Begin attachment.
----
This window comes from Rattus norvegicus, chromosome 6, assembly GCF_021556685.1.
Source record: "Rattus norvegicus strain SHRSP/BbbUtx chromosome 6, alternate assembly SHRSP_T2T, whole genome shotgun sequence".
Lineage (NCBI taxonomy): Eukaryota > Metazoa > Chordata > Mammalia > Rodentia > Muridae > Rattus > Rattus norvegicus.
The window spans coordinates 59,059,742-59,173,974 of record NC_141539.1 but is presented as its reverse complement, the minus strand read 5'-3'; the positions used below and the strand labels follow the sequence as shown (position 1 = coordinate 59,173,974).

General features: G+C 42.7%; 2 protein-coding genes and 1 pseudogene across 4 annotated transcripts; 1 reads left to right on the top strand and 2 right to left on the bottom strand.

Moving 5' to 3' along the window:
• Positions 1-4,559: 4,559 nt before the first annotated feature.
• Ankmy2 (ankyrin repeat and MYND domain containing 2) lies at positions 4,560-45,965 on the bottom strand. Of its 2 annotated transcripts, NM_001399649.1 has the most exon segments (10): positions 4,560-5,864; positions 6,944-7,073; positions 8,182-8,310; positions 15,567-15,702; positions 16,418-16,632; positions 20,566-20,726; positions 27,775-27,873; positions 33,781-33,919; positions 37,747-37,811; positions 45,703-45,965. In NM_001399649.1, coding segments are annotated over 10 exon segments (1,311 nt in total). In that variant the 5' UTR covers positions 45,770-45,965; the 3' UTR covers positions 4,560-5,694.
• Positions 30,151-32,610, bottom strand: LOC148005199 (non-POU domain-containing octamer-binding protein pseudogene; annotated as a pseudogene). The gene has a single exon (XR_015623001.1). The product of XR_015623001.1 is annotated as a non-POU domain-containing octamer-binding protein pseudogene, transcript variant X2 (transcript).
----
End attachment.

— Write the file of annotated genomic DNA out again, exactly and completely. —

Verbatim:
This window comes from Rattus norvegicus, chromosome 6, assembly GCF_021556685.1.
Source record: "Rattus norvegicus strain SHRSP/BbbUtx chromosome 6, alternate assembly SHRSP_T2T, whole genome shotgun sequence".
Lineage (NCBI taxonomy): Eukaryota > Metazoa > Chordata > Mammalia > Rodentia > Muridae > Rattus > Rattus norvegicus.
The window spans coordinates 59,059,742-59,173,974 of record NC_141539.1 but is presented as its reverse complement, the minus strand read 5'-3'; the positions used below and the strand labels follow the sequence as shown (position 1 = coordinate 59,173,974).

General features: G+C 42.7%; 2 protein-coding genes and 1 pseudogene across 4 annotated transcripts; 1 reads left to right on the top strand and 2 right to left on the bottom strand.

Moving 5' to 3' along the window:
• Positions 1-4,559: 4,559 nt before the first annotated feature.
• Ankmy2 (ankyrin repeat and MYND domain containing 2) lies at positions 4,560-45,965 on the bottom strand. Of its 2 annotated transcripts, NM_001399649.1 has the most exon segments (10): positions 4,560-5,864; positions 6,944-7,073; positions 8,182-8,310; positions 15,567-15,702; positions 16,418-16,632; positions 20,566-20,726; positions 27,775-27,873; positions 33,781-33,919; positions 37,747-37,811; positions 45,703-45,965. In NM_001399649.1, coding segments are annotated over 10 exon segments (1,311 nt in total). In that variant the 5' UTR covers positions 45,770-45,965; the 3' UTR covers positions 4,560-5,694.
• Positions 30,151-32,610, bottom strand: LOC148005199 (non-POU domain-containing octamer-binding protein pseudogene; annotated as a pseudogene). The gene has a single exon (XR_015623001.1). The product of XR_015623001.1 is annotated as a non-POU domain-containing octamer-binding protein pseudogene, transcript variant X2 (transcript).